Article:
October 21, 2021
Megalodon was a massive prehistoric shark that lived during the Mioece epoch (23 to 9 million years ago) and measured up to an estimated 67 feet long. More impressive than its size, however, was its range—Megalodon fossil have been found on every continent except Antarctica today!
While their teeth are found globally, Fossil Hoard's Megalodon teeth come from the southeastern United States.
The Megalodon tooth fossils we stock come directly from the source—divers who search along the riverbeds and shorelines of the American southeast, particularly in states like Florida, North Carolina, and South Carolina.
Our main diver searches the bottom of "dark water" rivers, named as such due to high levels of sediment that makes the water very murky. Though visibility can be so poor that one must search for fossils by touch instead of sight, diving in environments like these can yield incredibly unique specimens.
Sharks are known for dropping thousands of teeth throughout their lives, and Megalodon was no exception. Their teeth were replaced often in order to keep them sharp for hunting prey. After each bite, the teeth were put under incredible force—many broke or experienced damage as a result.
Additionally, their teeth naturally fossilized well due to their density. This, combined with the sheer amount dropped by Megalodons, makes them very common finds today.
Still, complete Megalodon tooth fossils are uncommon—as are larger teeth that approach 6 inches in length. Smaller, fragmented teeth make up the bulk of Megalodon fossils, so prices tend to increase depending on the size and completeness of the tooth.
August 23, 2021
Fossils can be found just about everywhere! So why do some places have dinosaurs, while others don't?
Fossils are found in what are known as geological outcrops. These outcrops are dated to specific geological times using a variety of dating methods.
Earth is about 4.5 billion years old, so some outcrops yield much younger fossils like those from the ice age, while others yield older fossils like those from the time of dinosaurs.
To find fossils, paleontologists study maps and take record of high yielding areas. When paleontologists find good spots to look for fossils they create dig sites and quarries where they systematically look for fossils.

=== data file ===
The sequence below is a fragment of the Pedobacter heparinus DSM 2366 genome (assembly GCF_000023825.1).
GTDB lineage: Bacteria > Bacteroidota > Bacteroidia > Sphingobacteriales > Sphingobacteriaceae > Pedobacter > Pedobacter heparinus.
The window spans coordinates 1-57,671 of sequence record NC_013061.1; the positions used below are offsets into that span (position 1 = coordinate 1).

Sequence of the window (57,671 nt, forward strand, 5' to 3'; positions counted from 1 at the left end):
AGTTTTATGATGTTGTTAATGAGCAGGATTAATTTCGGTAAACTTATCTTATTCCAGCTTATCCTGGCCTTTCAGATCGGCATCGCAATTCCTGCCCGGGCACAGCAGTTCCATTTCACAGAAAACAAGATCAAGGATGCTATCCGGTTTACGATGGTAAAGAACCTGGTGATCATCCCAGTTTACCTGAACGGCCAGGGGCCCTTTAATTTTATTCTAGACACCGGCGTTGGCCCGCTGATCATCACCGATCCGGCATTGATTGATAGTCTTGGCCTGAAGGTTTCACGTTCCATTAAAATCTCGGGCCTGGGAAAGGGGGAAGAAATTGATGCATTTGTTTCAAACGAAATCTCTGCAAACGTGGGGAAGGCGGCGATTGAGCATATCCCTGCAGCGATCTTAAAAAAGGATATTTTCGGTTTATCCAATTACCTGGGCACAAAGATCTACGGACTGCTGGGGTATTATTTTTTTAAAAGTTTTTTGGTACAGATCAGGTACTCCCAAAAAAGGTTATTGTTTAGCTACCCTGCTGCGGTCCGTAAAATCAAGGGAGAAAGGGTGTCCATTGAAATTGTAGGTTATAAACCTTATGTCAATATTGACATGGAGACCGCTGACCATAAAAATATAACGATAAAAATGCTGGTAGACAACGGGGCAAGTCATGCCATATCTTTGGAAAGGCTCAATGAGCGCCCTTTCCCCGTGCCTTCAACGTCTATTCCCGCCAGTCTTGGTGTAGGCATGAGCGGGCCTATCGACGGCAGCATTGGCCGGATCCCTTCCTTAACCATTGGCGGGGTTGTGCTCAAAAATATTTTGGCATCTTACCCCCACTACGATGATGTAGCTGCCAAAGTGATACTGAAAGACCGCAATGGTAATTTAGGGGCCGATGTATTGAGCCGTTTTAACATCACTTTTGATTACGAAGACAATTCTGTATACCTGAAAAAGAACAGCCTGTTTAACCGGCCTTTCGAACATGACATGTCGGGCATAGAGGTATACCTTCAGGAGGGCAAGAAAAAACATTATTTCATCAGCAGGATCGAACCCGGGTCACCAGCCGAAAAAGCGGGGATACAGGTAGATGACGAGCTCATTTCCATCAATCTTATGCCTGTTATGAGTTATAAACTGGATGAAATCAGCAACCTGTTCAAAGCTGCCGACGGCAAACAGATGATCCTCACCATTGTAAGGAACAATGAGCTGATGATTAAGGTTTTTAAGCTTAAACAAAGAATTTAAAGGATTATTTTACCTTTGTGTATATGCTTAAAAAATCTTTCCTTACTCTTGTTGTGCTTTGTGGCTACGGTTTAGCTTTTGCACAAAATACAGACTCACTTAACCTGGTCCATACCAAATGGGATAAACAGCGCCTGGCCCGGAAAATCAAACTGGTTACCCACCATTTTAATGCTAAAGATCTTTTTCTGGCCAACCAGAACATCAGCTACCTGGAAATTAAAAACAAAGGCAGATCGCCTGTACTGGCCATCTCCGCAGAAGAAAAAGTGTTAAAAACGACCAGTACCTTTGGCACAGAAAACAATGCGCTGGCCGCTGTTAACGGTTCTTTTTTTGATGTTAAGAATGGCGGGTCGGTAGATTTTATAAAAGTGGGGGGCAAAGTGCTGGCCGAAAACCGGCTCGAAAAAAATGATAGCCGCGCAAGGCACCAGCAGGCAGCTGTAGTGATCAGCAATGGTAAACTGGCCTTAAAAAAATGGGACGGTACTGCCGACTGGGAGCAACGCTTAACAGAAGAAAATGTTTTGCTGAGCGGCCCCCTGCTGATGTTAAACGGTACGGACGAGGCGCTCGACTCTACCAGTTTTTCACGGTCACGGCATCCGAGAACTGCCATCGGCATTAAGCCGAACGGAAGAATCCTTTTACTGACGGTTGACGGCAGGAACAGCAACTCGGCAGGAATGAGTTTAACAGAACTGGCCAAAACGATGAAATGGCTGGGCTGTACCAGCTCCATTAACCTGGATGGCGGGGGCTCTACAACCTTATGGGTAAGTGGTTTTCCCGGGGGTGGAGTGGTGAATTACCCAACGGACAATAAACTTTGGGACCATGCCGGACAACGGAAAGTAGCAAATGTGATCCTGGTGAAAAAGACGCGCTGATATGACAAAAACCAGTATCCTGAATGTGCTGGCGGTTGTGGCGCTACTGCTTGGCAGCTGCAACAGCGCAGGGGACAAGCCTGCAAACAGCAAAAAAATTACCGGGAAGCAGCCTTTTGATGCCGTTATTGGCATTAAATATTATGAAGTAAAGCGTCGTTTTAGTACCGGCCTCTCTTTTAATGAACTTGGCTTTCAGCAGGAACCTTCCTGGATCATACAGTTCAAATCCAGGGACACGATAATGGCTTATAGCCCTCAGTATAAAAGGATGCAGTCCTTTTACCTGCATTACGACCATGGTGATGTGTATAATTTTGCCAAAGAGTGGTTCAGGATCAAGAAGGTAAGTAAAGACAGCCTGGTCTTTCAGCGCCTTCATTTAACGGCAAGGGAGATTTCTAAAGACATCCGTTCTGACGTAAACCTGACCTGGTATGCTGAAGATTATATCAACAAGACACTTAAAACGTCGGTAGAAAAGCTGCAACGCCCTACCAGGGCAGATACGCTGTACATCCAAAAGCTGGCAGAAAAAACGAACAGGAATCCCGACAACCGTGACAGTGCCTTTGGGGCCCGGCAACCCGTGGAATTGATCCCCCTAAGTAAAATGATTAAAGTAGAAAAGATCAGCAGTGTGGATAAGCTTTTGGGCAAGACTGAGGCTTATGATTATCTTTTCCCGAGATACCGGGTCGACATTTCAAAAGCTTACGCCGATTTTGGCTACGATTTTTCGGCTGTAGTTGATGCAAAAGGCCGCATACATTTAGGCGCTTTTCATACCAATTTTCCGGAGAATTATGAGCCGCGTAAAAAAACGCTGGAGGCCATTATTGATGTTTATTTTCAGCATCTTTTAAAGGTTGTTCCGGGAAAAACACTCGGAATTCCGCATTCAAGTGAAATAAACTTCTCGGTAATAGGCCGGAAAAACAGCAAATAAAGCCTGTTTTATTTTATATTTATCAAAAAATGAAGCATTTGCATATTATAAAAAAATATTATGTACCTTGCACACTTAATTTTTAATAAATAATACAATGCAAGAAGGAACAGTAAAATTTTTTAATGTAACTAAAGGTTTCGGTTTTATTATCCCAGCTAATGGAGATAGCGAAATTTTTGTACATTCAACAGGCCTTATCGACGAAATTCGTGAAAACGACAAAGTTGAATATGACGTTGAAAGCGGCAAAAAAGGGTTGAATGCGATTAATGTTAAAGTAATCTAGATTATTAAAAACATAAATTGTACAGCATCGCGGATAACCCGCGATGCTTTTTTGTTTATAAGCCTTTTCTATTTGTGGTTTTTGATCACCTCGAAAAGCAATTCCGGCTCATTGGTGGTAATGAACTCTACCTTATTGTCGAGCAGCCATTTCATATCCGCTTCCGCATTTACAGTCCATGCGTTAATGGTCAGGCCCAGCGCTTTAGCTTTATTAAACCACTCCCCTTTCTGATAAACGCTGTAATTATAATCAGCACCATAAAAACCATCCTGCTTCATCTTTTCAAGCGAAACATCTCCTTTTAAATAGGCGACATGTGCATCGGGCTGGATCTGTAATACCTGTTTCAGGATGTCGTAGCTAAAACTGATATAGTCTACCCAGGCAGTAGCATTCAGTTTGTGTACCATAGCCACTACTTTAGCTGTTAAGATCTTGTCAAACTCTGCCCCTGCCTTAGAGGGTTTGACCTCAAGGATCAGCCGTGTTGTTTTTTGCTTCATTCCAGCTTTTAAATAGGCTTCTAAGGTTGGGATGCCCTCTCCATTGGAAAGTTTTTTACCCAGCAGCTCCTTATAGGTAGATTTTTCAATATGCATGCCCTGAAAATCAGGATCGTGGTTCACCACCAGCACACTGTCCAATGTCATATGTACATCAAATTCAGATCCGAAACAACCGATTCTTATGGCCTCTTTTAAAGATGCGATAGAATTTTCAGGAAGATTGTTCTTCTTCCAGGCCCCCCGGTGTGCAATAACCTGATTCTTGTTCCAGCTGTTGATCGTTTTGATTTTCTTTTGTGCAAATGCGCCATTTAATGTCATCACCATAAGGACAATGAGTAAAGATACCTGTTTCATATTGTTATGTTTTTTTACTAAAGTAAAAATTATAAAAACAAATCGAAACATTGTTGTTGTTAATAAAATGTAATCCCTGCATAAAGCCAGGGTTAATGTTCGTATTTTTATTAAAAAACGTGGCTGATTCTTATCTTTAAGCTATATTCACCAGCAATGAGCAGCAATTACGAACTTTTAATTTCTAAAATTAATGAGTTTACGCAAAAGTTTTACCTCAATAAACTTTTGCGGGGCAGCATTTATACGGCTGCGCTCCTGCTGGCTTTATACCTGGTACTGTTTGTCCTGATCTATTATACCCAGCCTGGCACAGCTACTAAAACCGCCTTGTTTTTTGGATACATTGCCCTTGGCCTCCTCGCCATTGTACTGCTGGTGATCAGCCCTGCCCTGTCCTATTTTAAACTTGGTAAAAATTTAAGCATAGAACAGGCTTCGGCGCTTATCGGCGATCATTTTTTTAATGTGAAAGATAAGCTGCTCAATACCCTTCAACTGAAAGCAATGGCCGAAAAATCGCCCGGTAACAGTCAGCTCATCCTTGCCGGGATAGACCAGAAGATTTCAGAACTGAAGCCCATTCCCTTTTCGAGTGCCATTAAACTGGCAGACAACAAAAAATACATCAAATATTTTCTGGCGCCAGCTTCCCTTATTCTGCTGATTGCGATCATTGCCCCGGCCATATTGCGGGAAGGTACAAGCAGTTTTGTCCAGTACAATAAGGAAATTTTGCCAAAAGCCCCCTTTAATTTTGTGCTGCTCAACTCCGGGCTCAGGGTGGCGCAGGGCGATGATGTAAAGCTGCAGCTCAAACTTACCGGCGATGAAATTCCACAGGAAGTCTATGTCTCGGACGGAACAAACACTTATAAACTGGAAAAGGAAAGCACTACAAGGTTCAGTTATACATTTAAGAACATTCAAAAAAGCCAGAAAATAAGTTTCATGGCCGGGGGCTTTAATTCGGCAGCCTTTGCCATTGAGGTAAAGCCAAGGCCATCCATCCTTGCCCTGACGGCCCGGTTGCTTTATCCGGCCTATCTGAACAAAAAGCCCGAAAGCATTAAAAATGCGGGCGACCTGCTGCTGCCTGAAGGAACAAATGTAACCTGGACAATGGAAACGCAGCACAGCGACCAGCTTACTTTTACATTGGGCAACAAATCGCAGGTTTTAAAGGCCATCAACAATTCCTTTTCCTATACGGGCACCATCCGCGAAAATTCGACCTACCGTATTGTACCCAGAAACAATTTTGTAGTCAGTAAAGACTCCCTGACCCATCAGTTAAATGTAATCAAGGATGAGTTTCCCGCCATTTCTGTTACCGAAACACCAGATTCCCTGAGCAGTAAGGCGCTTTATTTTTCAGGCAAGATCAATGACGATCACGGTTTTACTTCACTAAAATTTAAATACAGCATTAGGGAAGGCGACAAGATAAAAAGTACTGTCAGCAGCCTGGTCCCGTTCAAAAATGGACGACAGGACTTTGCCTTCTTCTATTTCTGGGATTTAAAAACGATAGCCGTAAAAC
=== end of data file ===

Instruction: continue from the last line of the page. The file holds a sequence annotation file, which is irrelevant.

When paleontologists want to study specific animals, they look for outcrops dated to times they’re interested in learning about. Laws for fossil collection vary widely across states and across country borders, so before fossil hunting on your own make sure to brush up on the local laws and regulations!
August 23, 2021
Fossilization occurs in a variety of ways, but usually fossils are formed when an animal or plant dies and is buried in sediment.
So, what are fossils?
Fossils are any trace of past life, they can include plant impressions, teeth, bones, fossilized skin, trackways, or any trace of a prehistoric organism.
Fossilization occurs when certain external conditions are met to produce the best resulting fossils. It should be noted that soft tissue like skin and cartilage do not typically fossilize very well. In exceptional cases fossilized skin impressions happen, but it's pretty rare.
For organic material to become fossilized it should be buried soon after death. This means marine animals and animals that lived near the shores or rivers preserve much better than animals that lived in dry desert environments. Which explains why some of the most common fossils are shelled invertebrates like ammonites, corals, and clams.
Millions of years ago when animals such as these sank to the bottom of a prehistoric ocean or a lake, they were quickly buried under sediment. Over millions of years the original minerals that made up the shells would be replaced by minerals in the surrounding rock, turning the fossil itself into a cast of the original organic material.
These changes explain why fossil bones are heavier and have different colors than modern bones!